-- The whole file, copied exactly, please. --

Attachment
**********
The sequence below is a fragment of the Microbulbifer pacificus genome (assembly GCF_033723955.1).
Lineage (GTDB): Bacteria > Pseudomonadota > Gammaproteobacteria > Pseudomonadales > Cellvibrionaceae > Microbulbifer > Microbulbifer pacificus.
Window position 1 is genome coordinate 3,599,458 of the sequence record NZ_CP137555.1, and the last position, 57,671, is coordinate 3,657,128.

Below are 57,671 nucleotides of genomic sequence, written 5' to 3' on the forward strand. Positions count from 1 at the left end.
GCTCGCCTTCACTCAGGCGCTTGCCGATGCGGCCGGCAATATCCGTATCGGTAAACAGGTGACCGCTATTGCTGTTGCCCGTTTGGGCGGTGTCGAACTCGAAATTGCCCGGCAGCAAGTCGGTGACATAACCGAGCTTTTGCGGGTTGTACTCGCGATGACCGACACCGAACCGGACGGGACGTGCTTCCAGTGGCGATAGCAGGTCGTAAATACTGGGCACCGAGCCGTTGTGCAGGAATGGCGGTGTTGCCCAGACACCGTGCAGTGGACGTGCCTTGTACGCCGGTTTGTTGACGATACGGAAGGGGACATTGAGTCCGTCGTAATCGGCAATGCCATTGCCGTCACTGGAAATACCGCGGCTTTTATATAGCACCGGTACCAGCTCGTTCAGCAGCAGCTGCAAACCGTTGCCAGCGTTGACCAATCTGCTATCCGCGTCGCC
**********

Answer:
The sequence below is a fragment of the Microbulbifer pacificus genome (assembly GCF_033723955.1).
Lineage (GTDB): Bacteria > Pseudomonadota > Gammaproteobacteria > Pseudomonadales > Cellvibrionaceae > Microbulbifer > Microbulbifer pacificus.
Window position 1 is genome coordinate 3,599,458 of the sequence record NZ_CP137555.1, and the last position, 57,671, is coordinate 3,657,128.

Below are 57,671 nucleotides of genomic sequence, written 5' to 3' on the forward strand. Positions count from 1 at the left end.
GCTCGCCTTCACTCAGGCGCTTGCCGATGCGGCCGGCAATATCCGTATCGGTAAACAGGTGACCGCTATTGCTGTTGCCCGTTTGGGCGGTGTCGAACTCGAAATTGCCCGGCAGCAAGTCGGTGACATAACCGAGCTTTTGCGGGTTGTACTCGCGATGACCGACACCGAACCGGACGGGACGTGCTTCCAGTGGCGATAGCAGGTCGTAAATACTGGGCACCGAGCCGTTGTGCAGGAATGGCGGTGTTGCCCAGACACCGTGCAGTGGACGTGCCTTGTACGCCGGTTTGTTGACGATACGGAAGGGGACATTGAGTCCGTCGTAATCGGCAATGCCATTGCCGTCACTGGAAATACCGCGGCTTTTATATAGCACCGGTACCAGCTCGTTCAGCAGCAGCTGCAAACCGTTGCCAGCGTTGACCAATCTGCTATCCGCGTCGCC